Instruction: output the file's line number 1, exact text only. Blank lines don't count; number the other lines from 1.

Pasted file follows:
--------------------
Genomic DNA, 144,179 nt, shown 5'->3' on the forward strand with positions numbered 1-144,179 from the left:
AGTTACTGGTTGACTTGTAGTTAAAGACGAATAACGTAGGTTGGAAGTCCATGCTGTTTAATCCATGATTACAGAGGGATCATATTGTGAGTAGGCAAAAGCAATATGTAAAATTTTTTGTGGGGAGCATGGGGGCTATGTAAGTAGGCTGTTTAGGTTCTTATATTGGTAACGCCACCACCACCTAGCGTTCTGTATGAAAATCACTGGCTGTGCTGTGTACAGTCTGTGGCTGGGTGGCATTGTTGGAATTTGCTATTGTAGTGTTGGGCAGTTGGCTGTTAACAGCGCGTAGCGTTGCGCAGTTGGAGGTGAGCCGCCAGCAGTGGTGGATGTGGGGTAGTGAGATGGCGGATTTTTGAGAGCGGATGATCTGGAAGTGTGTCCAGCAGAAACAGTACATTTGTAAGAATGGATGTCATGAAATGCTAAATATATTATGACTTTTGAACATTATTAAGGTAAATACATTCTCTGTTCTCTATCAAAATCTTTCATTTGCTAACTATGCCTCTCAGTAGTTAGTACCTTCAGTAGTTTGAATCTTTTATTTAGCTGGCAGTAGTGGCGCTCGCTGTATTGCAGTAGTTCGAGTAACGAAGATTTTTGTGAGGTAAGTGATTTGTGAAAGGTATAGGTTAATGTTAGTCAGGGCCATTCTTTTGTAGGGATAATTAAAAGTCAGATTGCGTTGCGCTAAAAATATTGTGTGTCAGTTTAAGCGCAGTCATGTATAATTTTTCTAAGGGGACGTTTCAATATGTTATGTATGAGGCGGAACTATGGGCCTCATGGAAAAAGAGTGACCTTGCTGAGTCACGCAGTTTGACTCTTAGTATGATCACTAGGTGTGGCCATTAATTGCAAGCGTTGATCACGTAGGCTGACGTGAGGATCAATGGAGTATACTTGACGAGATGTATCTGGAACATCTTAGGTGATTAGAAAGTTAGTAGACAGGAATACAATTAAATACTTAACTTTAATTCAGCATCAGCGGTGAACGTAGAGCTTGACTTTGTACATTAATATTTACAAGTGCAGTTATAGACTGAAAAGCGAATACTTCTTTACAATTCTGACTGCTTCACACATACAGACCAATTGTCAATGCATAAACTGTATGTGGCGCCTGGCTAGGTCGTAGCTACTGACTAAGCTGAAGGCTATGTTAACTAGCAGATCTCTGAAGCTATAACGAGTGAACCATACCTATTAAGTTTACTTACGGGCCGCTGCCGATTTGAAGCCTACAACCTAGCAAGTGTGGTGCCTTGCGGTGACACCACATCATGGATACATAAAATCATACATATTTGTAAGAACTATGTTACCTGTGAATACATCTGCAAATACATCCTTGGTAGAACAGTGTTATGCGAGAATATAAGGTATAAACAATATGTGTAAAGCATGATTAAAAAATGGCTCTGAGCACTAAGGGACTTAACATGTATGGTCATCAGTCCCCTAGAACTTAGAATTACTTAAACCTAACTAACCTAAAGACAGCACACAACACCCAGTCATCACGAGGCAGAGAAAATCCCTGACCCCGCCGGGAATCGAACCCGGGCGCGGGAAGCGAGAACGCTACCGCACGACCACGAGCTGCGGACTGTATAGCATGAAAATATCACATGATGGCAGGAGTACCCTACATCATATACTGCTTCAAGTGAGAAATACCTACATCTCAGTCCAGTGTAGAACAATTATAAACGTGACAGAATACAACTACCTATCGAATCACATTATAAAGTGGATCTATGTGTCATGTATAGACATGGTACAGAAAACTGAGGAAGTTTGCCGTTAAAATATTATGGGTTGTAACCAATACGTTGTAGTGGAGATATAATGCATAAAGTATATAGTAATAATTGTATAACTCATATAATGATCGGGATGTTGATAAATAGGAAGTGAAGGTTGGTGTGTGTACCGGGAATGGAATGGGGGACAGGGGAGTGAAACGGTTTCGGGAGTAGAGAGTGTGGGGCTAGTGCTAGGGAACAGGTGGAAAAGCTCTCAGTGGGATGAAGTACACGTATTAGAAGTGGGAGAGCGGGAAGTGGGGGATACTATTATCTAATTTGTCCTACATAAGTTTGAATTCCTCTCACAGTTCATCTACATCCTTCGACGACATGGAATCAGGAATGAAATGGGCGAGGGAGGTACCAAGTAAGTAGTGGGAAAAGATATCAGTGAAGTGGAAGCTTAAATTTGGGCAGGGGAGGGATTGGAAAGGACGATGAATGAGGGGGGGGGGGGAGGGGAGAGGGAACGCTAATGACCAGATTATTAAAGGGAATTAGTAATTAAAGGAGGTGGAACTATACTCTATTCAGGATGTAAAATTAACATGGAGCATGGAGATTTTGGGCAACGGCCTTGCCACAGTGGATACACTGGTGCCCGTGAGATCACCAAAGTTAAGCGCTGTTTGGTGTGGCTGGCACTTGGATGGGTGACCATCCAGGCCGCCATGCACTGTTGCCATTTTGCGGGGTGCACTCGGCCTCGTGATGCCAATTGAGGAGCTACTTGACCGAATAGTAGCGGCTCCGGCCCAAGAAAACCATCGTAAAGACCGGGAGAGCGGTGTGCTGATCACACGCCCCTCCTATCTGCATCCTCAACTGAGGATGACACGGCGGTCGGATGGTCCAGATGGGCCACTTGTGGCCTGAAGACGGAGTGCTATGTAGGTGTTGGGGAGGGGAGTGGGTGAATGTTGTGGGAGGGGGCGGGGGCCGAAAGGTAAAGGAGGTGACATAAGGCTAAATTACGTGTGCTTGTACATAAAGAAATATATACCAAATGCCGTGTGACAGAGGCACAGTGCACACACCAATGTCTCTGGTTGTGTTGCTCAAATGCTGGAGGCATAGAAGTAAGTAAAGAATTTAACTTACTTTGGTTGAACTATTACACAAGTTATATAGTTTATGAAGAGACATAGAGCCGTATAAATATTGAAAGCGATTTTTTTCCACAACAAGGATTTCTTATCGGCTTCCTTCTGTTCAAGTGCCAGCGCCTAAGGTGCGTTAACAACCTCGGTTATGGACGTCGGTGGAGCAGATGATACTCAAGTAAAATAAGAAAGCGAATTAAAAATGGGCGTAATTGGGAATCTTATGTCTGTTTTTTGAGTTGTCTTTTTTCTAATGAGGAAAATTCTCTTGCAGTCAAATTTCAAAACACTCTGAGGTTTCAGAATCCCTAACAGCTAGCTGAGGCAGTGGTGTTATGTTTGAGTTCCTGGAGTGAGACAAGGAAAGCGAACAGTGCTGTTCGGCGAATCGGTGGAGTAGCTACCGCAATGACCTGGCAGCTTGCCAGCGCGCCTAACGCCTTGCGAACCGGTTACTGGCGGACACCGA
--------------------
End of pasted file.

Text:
Genomic DNA, 144,179 nt, shown 5'->3' on the forward strand with positions numbered 1-144,179 from the left: